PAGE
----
As fewer people want them, they will become collectors items, not mainstream.

      • avatar ZeroRoom says:

        “for the price of a little more then a packet of fags” – that’s particularly funny since the man responsible for returning the episodes is named Phillip Morris!

    • avatar Calli Arcale says:

      I bought it on iTunes, and then connected my laptop up to the TV and mirrored the screen so I could watch it on the TV. As my DVD player is borked right now, I pretty much have to do this anyway, and my laptop has HDMI output so I’m not losing any quality by doing that. Of course, I will also be buying the DVDs later, because I’m old-fashioned and like to hold them. I also like the extras. ;-)

  5. avatar Ian says:

    I agree with you Christian. I too am waiting for the DVDs. I have no desire to pay £9.99 to watch them and more money for the DVDs.

  6. avatar DavePash says:

    I’d love to see them now, especially Web. But there is still something that doesn’t feel right about not having the disc(s) and cases. for these reasons ( and my loathing of the exploitation of Apple to its foxcomm workforce ) I am waiting for the DVD release. My pre-order has gone in.

    • Dave, that’s a really good point.

    • avatar vaguely says:

      Do you think DVDs (or anyone else’s electrical equipment for that matter) are put together in factories in a bijou suburb of the land of milk and homey?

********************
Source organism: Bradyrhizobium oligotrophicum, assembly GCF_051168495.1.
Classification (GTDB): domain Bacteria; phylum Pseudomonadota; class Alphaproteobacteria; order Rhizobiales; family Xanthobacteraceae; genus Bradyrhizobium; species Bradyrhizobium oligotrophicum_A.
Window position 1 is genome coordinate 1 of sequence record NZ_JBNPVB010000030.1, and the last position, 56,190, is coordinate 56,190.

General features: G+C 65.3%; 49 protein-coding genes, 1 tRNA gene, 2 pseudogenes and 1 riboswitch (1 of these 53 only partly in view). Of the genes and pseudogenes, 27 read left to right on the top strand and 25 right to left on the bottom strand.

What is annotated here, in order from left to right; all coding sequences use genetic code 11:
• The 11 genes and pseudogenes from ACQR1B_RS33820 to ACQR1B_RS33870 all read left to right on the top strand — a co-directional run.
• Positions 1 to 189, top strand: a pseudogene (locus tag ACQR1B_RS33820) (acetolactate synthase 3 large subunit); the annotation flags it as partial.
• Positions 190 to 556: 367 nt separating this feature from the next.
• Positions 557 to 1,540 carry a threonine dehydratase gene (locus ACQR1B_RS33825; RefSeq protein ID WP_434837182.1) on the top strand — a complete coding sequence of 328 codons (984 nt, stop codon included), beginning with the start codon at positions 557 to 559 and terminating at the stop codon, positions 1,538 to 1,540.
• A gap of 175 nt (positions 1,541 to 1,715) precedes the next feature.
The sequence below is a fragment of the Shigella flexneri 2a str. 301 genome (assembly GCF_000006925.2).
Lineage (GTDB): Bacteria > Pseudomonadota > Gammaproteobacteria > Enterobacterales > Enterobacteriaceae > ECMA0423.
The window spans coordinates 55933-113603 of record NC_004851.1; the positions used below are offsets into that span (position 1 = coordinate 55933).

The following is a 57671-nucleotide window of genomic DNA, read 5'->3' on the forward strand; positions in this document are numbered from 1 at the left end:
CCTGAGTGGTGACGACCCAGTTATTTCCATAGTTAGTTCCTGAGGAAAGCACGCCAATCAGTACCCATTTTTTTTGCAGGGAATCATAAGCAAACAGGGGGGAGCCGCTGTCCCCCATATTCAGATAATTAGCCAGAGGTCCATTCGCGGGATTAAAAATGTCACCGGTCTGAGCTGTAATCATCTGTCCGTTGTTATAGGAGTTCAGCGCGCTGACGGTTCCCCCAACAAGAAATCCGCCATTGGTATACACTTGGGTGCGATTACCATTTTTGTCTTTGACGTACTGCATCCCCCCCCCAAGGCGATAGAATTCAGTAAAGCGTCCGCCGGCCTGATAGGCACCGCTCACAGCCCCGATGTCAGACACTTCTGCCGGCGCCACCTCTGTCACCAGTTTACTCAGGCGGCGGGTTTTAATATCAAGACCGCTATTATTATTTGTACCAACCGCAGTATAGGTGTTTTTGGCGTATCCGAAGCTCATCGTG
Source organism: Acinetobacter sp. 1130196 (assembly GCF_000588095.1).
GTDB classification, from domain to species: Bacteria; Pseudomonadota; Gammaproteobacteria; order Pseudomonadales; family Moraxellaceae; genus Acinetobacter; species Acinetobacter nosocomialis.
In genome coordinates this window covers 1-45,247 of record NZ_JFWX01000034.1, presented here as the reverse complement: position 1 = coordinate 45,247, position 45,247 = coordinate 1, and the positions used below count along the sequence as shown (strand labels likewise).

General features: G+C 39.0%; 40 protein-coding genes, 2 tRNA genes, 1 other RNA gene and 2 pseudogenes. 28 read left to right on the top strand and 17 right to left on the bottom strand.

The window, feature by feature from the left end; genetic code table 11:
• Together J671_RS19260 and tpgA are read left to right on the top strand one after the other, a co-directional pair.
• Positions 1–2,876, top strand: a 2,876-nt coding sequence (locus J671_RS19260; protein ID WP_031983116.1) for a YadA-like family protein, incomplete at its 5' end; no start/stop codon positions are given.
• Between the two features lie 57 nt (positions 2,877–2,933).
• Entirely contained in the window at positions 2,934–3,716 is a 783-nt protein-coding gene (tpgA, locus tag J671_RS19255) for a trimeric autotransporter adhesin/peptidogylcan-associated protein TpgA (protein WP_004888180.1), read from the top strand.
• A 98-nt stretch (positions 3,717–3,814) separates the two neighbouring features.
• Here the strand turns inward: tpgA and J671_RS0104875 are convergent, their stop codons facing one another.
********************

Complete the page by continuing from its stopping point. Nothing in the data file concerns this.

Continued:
• Though Foxconn is actually better than a lot pf the china factories and because of the public Eye on apple they have gotten better then certain other companies that also manufacture there.

  7. avatar rickjlundeen says:

    Flip side of the coin is that the iTunes episodes equate to a cheaper price here in the states—and we’re going to have to wait a lot longer for the DVD’s here. Anywhere from 2 to 8 months after the UK gets their DVD’s, at least, that’s how it’s usually been in the past. for the McGann movie, it was *years*.

    • And the McGann movie was made in BC, Canada — so it was sad to see it delayed…

  8. avatar Colin says:

    As one who could benefit from the US pricing (though I’m holding out for the US DVDs–assuming that happens…), I am astounded that they didn’t give at least the price equivalent to the UK fans. To return to something I said in a previous comment on a previous article, the UK is the base audience for Doctor Who. Yes, there are millions of fans worldwide, but the British fans are the home team. I would never begrudge UK fans getting stories first, or getting stuff cheaper, or even getting some exclusives. Price gouging them is just… not cricket! :) Yes, over on this side of the pond, it’s wonderful that we get stuff you get, but if all we got were the DVDs, and what they show on BBC America, I’d say we were being serviced nicely.